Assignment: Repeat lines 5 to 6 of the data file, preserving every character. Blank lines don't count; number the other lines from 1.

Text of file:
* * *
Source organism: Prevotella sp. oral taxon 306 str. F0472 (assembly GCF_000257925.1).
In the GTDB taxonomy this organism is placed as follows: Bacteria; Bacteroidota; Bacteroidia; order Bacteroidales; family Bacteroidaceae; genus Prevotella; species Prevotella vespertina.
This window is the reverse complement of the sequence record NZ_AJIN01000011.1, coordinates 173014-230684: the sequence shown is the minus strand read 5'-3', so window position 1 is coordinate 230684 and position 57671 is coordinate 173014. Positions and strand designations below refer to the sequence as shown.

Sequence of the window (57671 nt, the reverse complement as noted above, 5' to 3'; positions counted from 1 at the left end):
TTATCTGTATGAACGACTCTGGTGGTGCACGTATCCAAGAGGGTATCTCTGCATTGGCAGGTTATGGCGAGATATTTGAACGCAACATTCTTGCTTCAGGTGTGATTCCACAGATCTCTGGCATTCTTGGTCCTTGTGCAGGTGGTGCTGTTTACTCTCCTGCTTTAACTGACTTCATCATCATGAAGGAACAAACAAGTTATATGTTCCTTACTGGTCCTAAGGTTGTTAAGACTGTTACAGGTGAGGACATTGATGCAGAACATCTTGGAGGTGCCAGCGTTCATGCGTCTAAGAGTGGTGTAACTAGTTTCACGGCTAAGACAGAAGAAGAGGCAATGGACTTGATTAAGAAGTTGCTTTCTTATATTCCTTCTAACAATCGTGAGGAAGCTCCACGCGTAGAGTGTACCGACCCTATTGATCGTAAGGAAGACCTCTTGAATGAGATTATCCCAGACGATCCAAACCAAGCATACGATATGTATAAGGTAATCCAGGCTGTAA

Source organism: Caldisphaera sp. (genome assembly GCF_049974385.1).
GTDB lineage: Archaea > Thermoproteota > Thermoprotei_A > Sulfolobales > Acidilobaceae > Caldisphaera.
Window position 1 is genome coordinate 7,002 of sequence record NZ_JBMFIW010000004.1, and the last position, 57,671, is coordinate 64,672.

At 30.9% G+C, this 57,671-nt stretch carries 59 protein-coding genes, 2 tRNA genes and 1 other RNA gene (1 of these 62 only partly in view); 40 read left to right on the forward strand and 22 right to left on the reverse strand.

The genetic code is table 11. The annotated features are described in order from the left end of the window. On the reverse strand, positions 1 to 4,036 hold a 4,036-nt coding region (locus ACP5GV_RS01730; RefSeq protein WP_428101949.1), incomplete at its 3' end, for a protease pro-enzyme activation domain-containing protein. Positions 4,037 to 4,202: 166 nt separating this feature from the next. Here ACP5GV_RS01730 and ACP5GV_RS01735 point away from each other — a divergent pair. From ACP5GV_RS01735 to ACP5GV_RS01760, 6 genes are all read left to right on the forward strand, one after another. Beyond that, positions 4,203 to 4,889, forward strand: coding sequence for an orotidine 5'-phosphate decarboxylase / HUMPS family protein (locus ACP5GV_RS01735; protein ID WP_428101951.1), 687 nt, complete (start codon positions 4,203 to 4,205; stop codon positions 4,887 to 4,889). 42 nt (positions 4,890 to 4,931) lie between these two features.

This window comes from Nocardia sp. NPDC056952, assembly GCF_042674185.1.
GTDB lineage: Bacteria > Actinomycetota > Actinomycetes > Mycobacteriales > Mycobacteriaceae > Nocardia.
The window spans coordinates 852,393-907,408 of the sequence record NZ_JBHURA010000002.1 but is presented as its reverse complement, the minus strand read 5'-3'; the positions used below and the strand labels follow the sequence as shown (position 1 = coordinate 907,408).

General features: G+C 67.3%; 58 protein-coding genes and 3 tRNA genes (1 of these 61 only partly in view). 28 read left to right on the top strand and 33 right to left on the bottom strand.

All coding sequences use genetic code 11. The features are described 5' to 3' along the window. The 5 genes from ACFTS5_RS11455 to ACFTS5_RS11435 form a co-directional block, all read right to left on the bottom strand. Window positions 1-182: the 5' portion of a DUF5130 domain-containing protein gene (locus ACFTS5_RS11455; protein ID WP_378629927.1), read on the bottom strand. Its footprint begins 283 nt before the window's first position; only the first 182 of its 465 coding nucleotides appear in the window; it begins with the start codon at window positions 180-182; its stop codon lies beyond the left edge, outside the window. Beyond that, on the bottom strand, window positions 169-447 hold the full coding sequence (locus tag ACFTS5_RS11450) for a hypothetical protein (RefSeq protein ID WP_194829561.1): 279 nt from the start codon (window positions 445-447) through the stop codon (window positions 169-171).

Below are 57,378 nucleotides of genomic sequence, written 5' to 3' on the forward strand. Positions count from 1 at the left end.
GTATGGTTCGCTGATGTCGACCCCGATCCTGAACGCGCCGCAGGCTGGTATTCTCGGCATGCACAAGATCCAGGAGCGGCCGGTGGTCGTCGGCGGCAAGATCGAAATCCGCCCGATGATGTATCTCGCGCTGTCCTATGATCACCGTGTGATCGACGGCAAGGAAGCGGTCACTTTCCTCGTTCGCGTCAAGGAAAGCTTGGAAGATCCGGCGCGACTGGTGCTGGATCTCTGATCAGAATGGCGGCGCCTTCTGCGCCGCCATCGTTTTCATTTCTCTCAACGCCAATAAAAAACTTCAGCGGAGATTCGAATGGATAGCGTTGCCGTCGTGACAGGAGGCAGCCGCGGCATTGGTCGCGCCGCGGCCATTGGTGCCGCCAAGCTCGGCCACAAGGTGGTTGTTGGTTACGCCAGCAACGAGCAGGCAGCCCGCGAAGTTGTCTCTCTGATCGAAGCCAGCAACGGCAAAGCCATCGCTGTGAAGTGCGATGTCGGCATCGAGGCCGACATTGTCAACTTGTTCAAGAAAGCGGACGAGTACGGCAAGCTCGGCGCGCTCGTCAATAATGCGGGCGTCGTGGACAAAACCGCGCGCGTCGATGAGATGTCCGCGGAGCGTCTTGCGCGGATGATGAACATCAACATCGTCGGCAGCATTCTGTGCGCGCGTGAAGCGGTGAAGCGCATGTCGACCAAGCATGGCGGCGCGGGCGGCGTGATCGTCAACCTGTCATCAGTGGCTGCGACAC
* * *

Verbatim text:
TTATCTGTATGAACGACTCTGGTGGTGCACGTATCCAAGAGGGTATCTCTGCATTGGCAGGTTATGGCGAGATATTTGAACGCAACATTCTTGCTTCAGGTGTGATTCCACAGATCTCTGGCATTCTTGGTCCTTGTGCAGGTGGTGCTGTTTACTCTCCTGCTTTAACTGACTTCATCATCATGAAGGAACAAACAAGTTATATGTTCCTTACTGGTCCTAAGGTTGTTAAGACTGTTACAGGTGAGGACATTGATGCAGAACATCTTGGAGGTGCCAGCGTTCATGCGTCTAAGAGTGGTGTAACTAGTTTCACGGCTAAGACAGAAGAAGAGGCAATGGACTTGATTAAGAAGTTGCTTTCTTATATTCCTTCTAACAATCGTGAGGAAGCTCCACGCGTAGAGTGTACCGACCCTATTGATCGTAAGGAAGACCTCTTGAATGAGATTATCCCAGACGATCCAAACCAAGCATACGATATGTATAAGGTAATCCAGGCTGTAA

Source organism: Caldisphaera sp. (genome assembly GCF_049974385.1).